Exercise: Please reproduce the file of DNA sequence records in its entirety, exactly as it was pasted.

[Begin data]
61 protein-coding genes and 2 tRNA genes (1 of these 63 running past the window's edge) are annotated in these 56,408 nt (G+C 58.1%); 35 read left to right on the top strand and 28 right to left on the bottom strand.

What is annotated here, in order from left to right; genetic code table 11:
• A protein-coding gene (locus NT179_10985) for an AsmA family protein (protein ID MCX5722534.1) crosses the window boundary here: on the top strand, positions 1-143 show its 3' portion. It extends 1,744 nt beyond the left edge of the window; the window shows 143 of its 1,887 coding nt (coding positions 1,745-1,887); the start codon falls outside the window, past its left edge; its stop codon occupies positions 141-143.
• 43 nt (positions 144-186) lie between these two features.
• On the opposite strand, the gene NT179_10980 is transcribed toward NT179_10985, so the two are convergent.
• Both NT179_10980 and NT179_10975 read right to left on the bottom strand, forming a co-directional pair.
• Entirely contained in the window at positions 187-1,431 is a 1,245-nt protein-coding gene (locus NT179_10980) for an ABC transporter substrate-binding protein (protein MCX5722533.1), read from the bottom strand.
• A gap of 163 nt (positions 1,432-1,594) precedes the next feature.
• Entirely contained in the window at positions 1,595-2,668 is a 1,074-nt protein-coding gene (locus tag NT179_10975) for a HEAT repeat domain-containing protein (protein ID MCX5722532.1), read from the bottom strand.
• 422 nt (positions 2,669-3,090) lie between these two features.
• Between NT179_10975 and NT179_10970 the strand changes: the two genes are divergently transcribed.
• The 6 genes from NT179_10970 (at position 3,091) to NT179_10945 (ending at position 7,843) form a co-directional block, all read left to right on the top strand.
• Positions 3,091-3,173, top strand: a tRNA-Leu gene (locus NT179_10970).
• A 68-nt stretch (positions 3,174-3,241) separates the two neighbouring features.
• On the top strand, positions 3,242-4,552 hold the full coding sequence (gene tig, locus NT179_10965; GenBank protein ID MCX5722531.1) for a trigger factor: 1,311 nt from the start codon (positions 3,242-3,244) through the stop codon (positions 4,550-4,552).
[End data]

61 protein-coding genes and 2 tRNA genes (1 of these 63 running past the window's edge) are annotated in these 56,408 nt (G+C 58.1%); 35 read left to right on the top strand and 28 right to left on the bottom strand.

What is annotated here, in order from left to right; genetic code table 11:
• A protein-coding gene (locus NT179_10985) for an AsmA family protein (protein ID MCX5722534.1) crosses the window boundary here: on the top strand, positions 1-143 show its 3' portion. It extends 1,744 nt beyond the left edge of the window; the window shows 143 of its 1,887 coding nt (coding positions 1,745-1,887); the start codon falls outside the window, past its left edge; its stop codon occupies positions 141-143.
• 43 nt (positions 144-186) lie between these two features.
• On the opposite strand, the gene NT179_10980 is transcribed toward NT179_10985, so the two are convergent.
• Both NT179_10980 and NT179_10975 read right to left on the bottom strand, forming a co-directional pair.
• Entirely contained in the window at positions 187-1,431 is a 1,245-nt protein-coding gene (locus NT179_10980) for an ABC transporter substrate-binding protein (protein MCX5722533.1), read from the bottom strand.
• A gap of 163 nt (positions 1,432-1,594) precedes the next feature.
• Entirely contained in the window at positions 1,595-2,668 is a 1,074-nt protein-coding gene (locus tag NT179_10975) for a HEAT repeat domain-containing protein (protein ID MCX5722532.1), read from the bottom strand.
• 422 nt (positions 2,669-3,090) lie between these two features.
• Between NT179_10975 and NT179_10970 the strand changes: the two genes are divergently transcribed.
• The 6 genes from NT179_10970 (at position 3,091) to NT179_10945 (ending at position 7,843) form a co-directional block, all read left to right on the top strand.
• Positions 3,091-3,173, top strand: a tRNA-Leu gene (locus NT179_10970).
• A 68-nt stretch (positions 3,174-3,241) separates the two neighbouring features.
• On the top strand, positions 3,242-4,552 hold the full coding sequence (gene tig, locus NT179_10965; GenBank protein ID MCX5722531.1) for a trigger factor: 1,311 nt from the start codon (positions 3,242-3,244) through the stop codon (positions 4,550-4,552).